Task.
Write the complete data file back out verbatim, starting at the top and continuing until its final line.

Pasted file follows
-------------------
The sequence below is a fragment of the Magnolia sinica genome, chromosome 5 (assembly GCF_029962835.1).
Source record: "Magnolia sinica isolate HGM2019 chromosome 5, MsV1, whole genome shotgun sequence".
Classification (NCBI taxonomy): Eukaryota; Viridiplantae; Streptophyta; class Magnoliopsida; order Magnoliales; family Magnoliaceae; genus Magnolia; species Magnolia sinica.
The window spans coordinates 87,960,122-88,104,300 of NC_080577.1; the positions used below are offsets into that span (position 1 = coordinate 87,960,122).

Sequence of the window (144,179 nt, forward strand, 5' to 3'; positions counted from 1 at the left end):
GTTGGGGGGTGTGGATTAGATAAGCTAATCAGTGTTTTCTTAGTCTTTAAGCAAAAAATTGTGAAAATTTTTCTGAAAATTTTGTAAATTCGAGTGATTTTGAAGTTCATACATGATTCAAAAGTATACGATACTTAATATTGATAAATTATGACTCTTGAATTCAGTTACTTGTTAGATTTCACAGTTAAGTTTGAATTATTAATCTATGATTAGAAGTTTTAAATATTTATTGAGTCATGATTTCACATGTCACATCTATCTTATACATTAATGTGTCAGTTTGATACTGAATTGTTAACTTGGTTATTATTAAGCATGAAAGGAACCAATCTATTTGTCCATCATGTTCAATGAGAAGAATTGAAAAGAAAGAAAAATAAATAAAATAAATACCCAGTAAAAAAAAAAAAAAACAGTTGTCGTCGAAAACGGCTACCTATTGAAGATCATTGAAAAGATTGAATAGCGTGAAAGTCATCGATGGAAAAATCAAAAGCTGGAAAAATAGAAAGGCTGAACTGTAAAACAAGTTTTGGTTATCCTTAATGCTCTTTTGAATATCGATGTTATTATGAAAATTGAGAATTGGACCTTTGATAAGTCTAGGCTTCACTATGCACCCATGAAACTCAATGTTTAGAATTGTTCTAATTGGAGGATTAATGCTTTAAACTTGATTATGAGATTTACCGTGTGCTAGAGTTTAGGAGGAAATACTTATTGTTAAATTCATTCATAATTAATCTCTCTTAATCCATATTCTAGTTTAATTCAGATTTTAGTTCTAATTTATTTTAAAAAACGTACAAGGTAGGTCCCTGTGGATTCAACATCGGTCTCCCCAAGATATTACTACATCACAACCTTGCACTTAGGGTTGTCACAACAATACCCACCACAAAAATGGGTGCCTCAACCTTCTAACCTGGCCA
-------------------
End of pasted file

The sequence below is a fragment of the Magnolia sinica genome, chromosome 5 (assembly GCF_029962835.1).
Source record: "Magnolia sinica isolate HGM2019 chromosome 5, MsV1, whole genome shotgun sequence".
Classification (NCBI taxonomy): Eukaryota; Viridiplantae; Streptophyta; class Magnoliopsida; order Magnoliales; family Magnoliaceae; genus Magnolia; species Magnolia sinica.
The window spans coordinates 87,960,122-88,104,300 of NC_080577.1; the positions used below are offsets into that span (position 1 = coordinate 87,960,122).

Sequence of the window (144,179 nt, forward strand, 5' to 3'; positions counted from 1 at the left end):
GTTGGGGGGTGTGGATTAGATAAGCTAATCAGTGTTTTCTTAGTCTTTAAGCAAAAAATTGTGAAAATTTTTCTGAAAATTTTGTAAATTCGAGTGATTTTGAAGTTCATACATGATTCAAAAGTATACGATACTTAATATTGATAAATTATGACTCTTGAATTCAGTTACTTGTTAGATTTCACAGTTAAGTTTGAATTATTAATCTATGATTAGAAGTTTTAAATATTTATTGAGTCATGATTTCACATGTCACATCTATCTTATACATTAATGTGTCAGTTTGATACTGAATTGTTAACTTGGTTATTATTAAGCATGAAAGGAACCAATCTATTTGTCCATCATGTTCAATGAGAAGAATTGAAAAGAAAGAAAAATAAATAAAATAAATACCCAGTAAAAAAAAAAAAAAACAGTTGTCGTCGAAAACGGCTACCTATTGAAGATCATTGAAAAGATTGAATAGCGTGAAAGTCATCGATGGAAAAATCAAAAGCTGGAAAAATAGAAAGGCTGAACTGTAAAACAAGTTTTGGTTATCCTTAATGCTCTTTTGAATATCGATGTTATTATGAAAATTGAGAATTGGACCTTTGATAAGTCTAGGCTTCACTATGCACCCATGAAACTCAATGTTTAGAATTGTTCTAATTGGAGGATTAATGCTTTAAACTTGATTATGAGATTTACCGTGTGCTAGAGTTTAGGAGGAAATACTTATTGTTAAATTCATTCATAATTAATCTCTCTTAATCCATATTCTAGTTTAATTCAGATTTTAGTTCTAATTTATTTTAAAAAACGTACAAGGTAGGTCCCTGTGGATTCAACATCGGTCTCCCCAAGATATTACTACATCACAACCTTGCACTTAGGGTTGTCACAACAATACCCACCACAAAAATGGGTGCCTCAACCTTCTAACCTGGCCA